Tiny Collections

Image of coral with tiny collections in words underneathTiny Collections is one expression of the Material Collective’s mission to foster a safe space for alternative ways of thinking about objects. Individual volumes will push at the boundaries of art history’s methods and practices; they will value the lyrical and the speculative; sometimes they will be group projects; they will cross boundaries and invent forms; they will not be monographs or traditional scholarly research studies; they will not be the kinds of art historical projects that could find publication in established journals.

Tiny Collections are gatherings: thoughtfully assembled things, presented in warm light with a murmured “lookit” for introduction. Tiny Collections are the things we do, together.


In hagiographies the saint’s story–his or her narrative–is written on the body, sometimes in the form of blessed marks, more often through the marks of torture suffered for the faith. Similarly, we medievalists record our histories, traumas, and passions on our bodies in the form of tattoos. Both the saints’ marks and our body art can be hidden or visible, private or public. These imprints also cross boundaries, countering expectations and norms, inhabiting the margins, and often being seen as transgressions. How can we apply these ideas–of transgression, marking, scarring, and marginality–to exploring contemporary tattoos in tandem with medieval corporeal marks? How too can these threads open or contribute to current conversations about performance, feminism, agency, materiality, and narrative?

This Tiny Collection seeks autobiographical and anecdotal pieces that connect a medievalists’ work to their tattoos, personal tattoos as a form of narrative or pilgrimage, or more abstract interpretations of the concept of  “medieval marks.” In keeping with the concepts behind Tiny Collections we invite you to think of your submissions as framed by images. For example, if your submission was about the personal narrative of your tattoo, maybe the opening image frame would be the sketch that inspired it and the ending image frame would be a picture of the finished tattoo. Pieces might consider the similarities between manuscript pages and tattoo designs; the fact that both vellum and parchment are literal skin being written/drawn on; the ways the content of each type of mark is informed by the form and format of the body part or the page; and connections between medieval artifacts like pilgrim badges and medieval inspired tattoos. We welcome non-traditional responses to these topics, autobiographical connections, and a reliance on images.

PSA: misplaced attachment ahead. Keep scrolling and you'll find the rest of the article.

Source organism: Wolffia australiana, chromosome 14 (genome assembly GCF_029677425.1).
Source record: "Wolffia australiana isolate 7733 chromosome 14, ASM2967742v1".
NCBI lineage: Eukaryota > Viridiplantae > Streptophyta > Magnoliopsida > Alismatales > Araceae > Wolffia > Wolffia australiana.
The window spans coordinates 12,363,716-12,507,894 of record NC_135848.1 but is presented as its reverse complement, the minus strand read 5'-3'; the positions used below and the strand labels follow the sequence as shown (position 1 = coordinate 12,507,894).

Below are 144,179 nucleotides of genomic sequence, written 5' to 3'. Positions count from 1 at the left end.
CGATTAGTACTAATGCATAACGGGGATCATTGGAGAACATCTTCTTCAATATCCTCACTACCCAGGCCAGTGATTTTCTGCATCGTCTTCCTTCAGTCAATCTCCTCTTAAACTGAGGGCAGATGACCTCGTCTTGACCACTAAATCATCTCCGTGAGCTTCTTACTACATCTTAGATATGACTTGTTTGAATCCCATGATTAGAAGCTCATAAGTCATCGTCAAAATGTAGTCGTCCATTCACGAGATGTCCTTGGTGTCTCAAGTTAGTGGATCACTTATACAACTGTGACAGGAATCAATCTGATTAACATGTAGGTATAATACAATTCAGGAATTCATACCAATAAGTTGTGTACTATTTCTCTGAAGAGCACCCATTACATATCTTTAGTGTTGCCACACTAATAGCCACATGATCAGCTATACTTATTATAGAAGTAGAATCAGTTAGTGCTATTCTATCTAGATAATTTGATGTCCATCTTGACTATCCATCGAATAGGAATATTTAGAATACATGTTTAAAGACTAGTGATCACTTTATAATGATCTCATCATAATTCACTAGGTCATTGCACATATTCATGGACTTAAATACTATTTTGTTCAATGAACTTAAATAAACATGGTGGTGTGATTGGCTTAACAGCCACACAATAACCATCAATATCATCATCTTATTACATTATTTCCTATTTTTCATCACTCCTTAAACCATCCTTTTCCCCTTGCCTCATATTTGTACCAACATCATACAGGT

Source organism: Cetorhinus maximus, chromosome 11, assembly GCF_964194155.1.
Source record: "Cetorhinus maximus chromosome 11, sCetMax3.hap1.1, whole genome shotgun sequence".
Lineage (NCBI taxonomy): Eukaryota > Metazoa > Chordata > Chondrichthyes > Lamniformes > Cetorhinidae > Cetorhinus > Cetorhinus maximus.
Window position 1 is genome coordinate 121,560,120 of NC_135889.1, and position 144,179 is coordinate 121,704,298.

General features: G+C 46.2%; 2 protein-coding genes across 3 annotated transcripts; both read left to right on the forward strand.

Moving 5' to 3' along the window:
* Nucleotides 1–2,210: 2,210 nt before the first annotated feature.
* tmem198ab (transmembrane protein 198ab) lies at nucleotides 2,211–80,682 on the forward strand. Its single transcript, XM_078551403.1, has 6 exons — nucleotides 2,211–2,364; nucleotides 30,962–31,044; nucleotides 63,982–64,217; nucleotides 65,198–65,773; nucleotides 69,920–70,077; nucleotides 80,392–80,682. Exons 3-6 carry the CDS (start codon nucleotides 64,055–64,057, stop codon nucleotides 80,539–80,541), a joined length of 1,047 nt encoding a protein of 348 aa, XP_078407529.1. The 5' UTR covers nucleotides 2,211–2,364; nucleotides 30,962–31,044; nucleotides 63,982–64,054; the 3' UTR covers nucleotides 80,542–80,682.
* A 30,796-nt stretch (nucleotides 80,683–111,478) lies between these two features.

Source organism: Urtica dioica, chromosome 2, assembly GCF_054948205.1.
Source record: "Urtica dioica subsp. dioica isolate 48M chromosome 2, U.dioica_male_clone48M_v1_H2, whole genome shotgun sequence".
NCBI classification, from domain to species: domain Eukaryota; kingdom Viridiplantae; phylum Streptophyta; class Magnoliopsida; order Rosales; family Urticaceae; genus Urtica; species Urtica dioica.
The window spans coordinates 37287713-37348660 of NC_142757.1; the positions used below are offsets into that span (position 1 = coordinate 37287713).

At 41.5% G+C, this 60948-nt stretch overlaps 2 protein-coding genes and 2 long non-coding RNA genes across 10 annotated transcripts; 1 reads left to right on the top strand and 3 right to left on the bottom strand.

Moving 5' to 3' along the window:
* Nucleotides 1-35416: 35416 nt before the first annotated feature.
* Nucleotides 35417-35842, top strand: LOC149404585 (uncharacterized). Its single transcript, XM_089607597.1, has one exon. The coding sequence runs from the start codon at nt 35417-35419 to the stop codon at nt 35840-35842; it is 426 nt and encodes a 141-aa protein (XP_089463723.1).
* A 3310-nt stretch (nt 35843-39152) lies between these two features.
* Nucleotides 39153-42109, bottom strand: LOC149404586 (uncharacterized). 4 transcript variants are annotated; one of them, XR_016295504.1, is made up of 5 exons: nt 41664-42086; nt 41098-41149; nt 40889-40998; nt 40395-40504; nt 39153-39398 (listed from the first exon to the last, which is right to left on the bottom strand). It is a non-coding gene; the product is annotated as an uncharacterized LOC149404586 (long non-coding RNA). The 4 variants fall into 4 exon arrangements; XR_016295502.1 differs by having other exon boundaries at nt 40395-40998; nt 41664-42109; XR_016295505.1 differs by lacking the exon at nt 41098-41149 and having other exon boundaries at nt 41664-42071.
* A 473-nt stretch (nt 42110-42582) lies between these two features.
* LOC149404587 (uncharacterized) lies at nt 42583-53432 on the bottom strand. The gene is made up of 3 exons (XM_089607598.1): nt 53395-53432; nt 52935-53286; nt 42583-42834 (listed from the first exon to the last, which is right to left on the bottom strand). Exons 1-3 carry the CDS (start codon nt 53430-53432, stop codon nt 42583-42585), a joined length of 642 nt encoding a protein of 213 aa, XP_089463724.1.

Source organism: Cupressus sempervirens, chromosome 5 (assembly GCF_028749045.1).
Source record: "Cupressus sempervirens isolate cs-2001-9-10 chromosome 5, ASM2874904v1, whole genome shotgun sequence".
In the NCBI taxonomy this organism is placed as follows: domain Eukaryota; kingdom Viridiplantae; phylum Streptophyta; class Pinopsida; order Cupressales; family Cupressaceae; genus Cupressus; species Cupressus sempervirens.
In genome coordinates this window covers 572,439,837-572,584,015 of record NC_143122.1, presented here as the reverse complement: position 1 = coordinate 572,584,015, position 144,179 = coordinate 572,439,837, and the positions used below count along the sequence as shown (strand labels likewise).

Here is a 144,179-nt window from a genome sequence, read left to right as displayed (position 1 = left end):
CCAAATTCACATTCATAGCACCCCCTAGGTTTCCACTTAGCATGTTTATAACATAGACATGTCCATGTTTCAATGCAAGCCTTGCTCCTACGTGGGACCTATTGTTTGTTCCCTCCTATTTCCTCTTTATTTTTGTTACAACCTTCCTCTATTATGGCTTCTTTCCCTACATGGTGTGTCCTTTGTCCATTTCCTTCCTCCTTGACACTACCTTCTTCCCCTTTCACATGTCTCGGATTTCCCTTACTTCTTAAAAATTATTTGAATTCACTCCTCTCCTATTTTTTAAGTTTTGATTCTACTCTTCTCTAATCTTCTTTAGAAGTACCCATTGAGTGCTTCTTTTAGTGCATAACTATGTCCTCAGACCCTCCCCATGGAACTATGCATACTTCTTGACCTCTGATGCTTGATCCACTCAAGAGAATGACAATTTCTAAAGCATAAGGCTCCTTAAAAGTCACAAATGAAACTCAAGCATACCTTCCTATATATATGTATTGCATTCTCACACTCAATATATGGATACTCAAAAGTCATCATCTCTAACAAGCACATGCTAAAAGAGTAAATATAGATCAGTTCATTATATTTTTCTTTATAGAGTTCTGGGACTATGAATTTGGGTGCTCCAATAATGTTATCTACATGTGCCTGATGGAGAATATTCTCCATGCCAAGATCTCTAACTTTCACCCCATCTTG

Abstracts of no more than 500 words (including images, if possible–low res is acceptable at this stage) to khkshimabukuro@gmail.com by 15 October 2017.


Also in this series


Jason Mohaghegh and Dejan Lukic’s Elemental Disappearances: There are countless sites of disturbance within the postmodern landscape, and yet far too often these disruptive “scenes” remain untheorized and misaligned, treated as random deviations andelemental-disappearances-cover-20160819-1-1024x1024 thus afforded no surpassing consequence or philosophical complexity. Such micro-trajectories necessitate an archive and conceptual matrix that will steal them from their false obscurity and decipher them instead as the passcodes to an imminent global turn. For this, one must return to the amorphous outlook of “the marauder” or “the wanderer.” This book, then, aims to devise an ever-expanding configuration of radical outsides: elemental fronts that lead to unforeseen principles; alternative profiles of experience (intense becomings); incendiary, ominous, or vitalistic signs in circulation across the epochal horizon.

Walk on the Beach: Things from the Sea, Volume 1, brings together writing and imagery from the experimental “beachwalk” session(s) at the Third Biennial Meeting of the BABEL Working Group, On the Beach: Precariousness, Risk, Forms of Life, Affinity, and Play at the Edge of the World. We began with conversations about the sea. We meditated together on chance, discover, agency, beauty, and material ecology. We talked about the delicate care of treading the world, the confluence of the personal and the professional, and the possibilities of storytelling. We thought about what happens when we encounter stuff, when we take it, change it, do something with it. When we display it, or sculpt it, or collect it. When we make some thing an object, and an object of looking.

Things From the Sea Vol. II: Seamonsters, forthcoming 2017.


If you are interested in submitting a proposal for a Tiny Collection, please email the following information to Maggie Williams.

  • Title
  • Names of authors or editors with the contact information for the main editor(s)
  • A 500-1000 word description of the project
  • An estimate of the Tiny Collection length
  • An estimate of the number of images to be included in the Tiny Collection
  • An estimated submission date

Editorial Board Members

Maggie M. Williams, Editor in Chief
Marian Bleeke
Jennifer Borland
Rachel Dressler
Martha Easton
Anne Harris
Asa Simon Mittman
Karen Overbey
Ben C. Tilghman
Nancy M. Thompson